Primary Purpose: Use the painting Homer and His Guide by William Adolphe-Bouguereau to help students recognize and explore empathy and how artists can communicate emotions in figurative art with facial expression, body language, and visual storytelling
Background Information: Homer is the famous Greek poet and author of the Iliad and the Odyssey. This particular painting titled Homer and His Guide was painted by William-Adolphe Bouguereau in 1874. It depicts Homer, who is blind, being lead through uneven terrain by a worried shepherd boy ready to ward off the threatening dogs in the foreground and background. This painting was inspired by a poem written by French poet Andre Chenier about shepherds offering their help after hearing Homer pray for a guide.
Learning Objectives encourage students to:
• Describe, analyze, and read a work of art
• Use art vocabulary to describe artwork
• Tell a story about art based on visual information
• Discuss empathy by discovering the emotions and mood of a work of art
• Express their own feelings and personal connections with a work of art
Talking Points and Discussion Questions:
Ask students to simply look at the painting for a minute. It’s a life size painting, so there are many things to observe. All students should be encouraged to share an idea or thought in viewing the art. Questions should encourage students to investigate the image and find clues to support their ideas and interpretations. You can use any combination of these questions to help students understand this painting more deeply and make a personal connection to the work.
• What part of the painting did you notice first? (get several responses to demonstrate that people view art differently)
• Who are the people in the painting? How do you know that? (you decide if you would like to share information about Homer and what a shepherd is. Students might also comment on the relationship between the people with this question.)
• When does this painting take place? How can you tell?
• What is happening in this work of art? What kind of story does this work of art tell? (you may want to ask students to share their ideas with a partner first, so everyone gets a chance to express their thoughts. Many students will notice the dogs and boys in the background for this question.)
• Look at the faces and bodies of the people in this painting. How do you think they are feeling? How can you tell? (You may want to encourage students to make similar faces or pose their bodies in similar positions so they can better empathize with the figures in the painting.)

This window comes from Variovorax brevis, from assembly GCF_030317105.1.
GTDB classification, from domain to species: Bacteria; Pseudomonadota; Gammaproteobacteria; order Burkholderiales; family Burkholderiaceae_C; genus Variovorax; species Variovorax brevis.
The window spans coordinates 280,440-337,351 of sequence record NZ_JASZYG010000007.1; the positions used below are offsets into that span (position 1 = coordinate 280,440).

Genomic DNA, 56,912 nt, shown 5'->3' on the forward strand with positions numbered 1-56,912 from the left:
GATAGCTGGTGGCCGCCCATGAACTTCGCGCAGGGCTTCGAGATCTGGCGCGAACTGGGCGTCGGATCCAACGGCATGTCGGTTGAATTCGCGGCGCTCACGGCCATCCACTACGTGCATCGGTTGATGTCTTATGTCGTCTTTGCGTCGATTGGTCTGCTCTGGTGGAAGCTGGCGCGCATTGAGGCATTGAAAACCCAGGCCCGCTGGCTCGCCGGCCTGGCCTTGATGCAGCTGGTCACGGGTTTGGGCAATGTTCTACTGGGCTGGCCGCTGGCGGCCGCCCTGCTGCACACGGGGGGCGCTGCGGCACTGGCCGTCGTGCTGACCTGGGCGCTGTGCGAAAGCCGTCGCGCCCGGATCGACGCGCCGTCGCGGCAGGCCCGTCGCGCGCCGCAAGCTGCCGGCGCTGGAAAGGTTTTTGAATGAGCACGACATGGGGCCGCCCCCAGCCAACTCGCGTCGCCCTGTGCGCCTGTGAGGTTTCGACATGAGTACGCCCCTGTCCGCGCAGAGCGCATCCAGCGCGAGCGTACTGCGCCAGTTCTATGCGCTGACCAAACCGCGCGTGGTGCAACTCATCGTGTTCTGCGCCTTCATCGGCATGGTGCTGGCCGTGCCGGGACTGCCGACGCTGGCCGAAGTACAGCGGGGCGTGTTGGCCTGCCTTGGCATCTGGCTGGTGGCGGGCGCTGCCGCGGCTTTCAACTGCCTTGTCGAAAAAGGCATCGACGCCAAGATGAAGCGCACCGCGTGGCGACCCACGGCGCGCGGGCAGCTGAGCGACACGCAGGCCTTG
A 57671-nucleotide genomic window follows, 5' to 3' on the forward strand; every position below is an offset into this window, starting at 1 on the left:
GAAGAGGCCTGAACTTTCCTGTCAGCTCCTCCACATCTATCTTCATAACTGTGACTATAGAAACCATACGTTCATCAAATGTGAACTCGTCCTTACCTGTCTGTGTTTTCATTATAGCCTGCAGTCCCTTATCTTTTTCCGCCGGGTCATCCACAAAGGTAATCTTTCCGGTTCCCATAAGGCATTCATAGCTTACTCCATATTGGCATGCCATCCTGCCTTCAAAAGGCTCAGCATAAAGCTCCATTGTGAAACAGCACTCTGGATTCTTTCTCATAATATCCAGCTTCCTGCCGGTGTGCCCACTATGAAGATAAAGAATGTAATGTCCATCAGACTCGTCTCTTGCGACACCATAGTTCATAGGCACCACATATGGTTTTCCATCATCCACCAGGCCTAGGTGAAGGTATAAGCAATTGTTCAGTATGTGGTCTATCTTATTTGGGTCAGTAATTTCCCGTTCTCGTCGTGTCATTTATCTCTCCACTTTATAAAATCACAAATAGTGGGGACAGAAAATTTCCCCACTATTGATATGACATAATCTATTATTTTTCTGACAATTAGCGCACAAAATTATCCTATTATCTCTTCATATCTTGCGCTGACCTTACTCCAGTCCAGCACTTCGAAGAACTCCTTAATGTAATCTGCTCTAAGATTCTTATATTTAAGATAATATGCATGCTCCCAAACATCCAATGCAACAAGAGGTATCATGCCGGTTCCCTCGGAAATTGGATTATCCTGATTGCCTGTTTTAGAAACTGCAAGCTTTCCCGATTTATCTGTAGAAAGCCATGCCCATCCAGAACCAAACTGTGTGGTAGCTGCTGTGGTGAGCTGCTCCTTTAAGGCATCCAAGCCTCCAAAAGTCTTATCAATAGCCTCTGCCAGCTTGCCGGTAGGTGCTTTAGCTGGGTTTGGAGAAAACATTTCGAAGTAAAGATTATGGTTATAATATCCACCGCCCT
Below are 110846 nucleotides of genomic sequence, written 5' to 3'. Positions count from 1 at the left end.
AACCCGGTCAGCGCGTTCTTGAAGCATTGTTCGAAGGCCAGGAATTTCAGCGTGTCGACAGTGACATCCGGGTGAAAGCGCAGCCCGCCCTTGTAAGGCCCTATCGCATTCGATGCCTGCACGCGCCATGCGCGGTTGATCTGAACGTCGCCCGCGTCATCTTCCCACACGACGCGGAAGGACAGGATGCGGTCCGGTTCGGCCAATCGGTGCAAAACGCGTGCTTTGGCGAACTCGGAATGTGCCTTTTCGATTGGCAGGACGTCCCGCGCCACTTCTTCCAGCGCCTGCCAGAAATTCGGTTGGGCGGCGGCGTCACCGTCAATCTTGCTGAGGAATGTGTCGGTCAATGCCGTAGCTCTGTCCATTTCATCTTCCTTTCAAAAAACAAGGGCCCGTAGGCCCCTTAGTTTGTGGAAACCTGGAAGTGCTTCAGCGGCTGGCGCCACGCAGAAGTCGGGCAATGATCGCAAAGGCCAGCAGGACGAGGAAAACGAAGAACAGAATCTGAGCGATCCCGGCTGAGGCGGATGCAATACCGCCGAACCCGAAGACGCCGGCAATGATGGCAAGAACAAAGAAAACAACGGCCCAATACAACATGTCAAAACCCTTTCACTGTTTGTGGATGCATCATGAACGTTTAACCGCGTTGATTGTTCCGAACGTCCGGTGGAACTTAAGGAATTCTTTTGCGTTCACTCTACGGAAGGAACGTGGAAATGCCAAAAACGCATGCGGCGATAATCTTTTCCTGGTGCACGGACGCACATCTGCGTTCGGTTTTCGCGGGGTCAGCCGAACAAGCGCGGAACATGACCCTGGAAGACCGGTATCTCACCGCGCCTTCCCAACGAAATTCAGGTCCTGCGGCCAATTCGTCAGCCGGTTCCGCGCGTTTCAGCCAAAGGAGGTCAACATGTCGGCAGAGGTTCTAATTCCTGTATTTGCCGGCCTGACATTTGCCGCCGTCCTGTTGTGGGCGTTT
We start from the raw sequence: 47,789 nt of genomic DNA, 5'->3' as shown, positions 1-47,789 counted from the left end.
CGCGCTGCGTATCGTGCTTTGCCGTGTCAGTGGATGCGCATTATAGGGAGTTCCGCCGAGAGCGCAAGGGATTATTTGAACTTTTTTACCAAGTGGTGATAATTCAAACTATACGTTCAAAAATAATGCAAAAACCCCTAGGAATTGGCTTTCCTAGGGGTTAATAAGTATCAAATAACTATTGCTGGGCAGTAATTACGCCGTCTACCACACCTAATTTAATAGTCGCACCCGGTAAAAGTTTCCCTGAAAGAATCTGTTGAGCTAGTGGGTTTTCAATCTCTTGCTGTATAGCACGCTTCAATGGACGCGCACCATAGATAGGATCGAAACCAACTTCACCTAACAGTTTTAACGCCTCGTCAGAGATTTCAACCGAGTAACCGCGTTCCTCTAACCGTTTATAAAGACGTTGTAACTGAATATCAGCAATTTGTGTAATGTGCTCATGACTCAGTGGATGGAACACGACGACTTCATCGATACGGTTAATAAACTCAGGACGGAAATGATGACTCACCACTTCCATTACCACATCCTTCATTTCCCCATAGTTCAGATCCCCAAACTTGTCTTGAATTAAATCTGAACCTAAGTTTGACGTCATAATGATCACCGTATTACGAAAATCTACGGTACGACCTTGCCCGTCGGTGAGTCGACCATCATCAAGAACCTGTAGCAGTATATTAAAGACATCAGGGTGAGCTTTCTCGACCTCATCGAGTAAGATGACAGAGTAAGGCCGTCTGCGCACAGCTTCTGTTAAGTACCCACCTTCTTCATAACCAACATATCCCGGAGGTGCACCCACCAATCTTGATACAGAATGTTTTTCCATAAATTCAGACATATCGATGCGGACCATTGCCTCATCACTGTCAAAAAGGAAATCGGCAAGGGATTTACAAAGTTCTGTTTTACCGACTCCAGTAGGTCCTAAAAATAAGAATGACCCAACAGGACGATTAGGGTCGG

• Link to real life: What are some reasons people hold hands? Can you think of examples from your life? Why do you think the man and the boy in the painting are holding hands?
Classroom Helping Hands Art Activity 1:
- Ask students to trace a hand onto a piece of paper. They can pair up and work as partners or work individually.
- Ask students to write a list of things they need help doing around the hand they have traced. The list does not need to be straight or organized, the words and phrases the students think of can be written around the hand in any way. You may want to ask students for a few examples of what might be written in the space around the hand. (example: crossing the street)
- Next ask students to write a list of how they can be helpful to others inside the hand they traced. Again, you may want to ask students to give examples of what could be written inside the hand and this should help them think about how they can be helpful to others or how their hands can be used for helpful actions
- Direct students to share their work with others or use it to display acts of kindness around the classroom.
Classroom Helping Hands Art Activity 2:
Ask students to draw a picture that tells a story about themselves and someone special they hold hands with. They should consider who is in the picture with them and what kind of background can be added to help people understand the story of their relationship to one another.
Primary Purpose: This lesson will help students practice depicting people and creating a background to tell a story about the relationship between the people.
1. Look at Bouguereau’s painting Homer and His Guide with your students. What do they notice about the relationship between Homer and his shepherd guide? How can they tell? Draw attention to the hands and ask students to think/talk about who they hold hands with and why. Ask for volunteers to share their ideas with the group.
2. Use one of the examples given by the students and demonstrate how to draw the figures using simple shapes first.
3. Ask students to think of a person they would like to have in their picture with them holding hands, and using paper and pencil, allow the students to practice drawing the figures onto their paper.
4. For the next class, review an image of the painting, this time drawing student attention to the background and how it tells more of the story. Then go back to the example you demonstrated to them. Ask the students what kind of background would help tell the story.
5. Give some suggestions for what kinds of places they might choose or make a list with the students to help inspire ideas. Direct students to choose a place for their figures and begin drawing it in the background.
6. Next ask students to add more details such as specific clothing, hair, facial features, etc. to help communicate the identity of the figures.
7. Decide if you would like students to add color and what medium would be best for them to use.
8. When students finish, or if they finish early, they can write a story or poem to describe the figures in their artwork.
We would love to see examples of student work. Please email images/examples to firstname.lastname@example.org.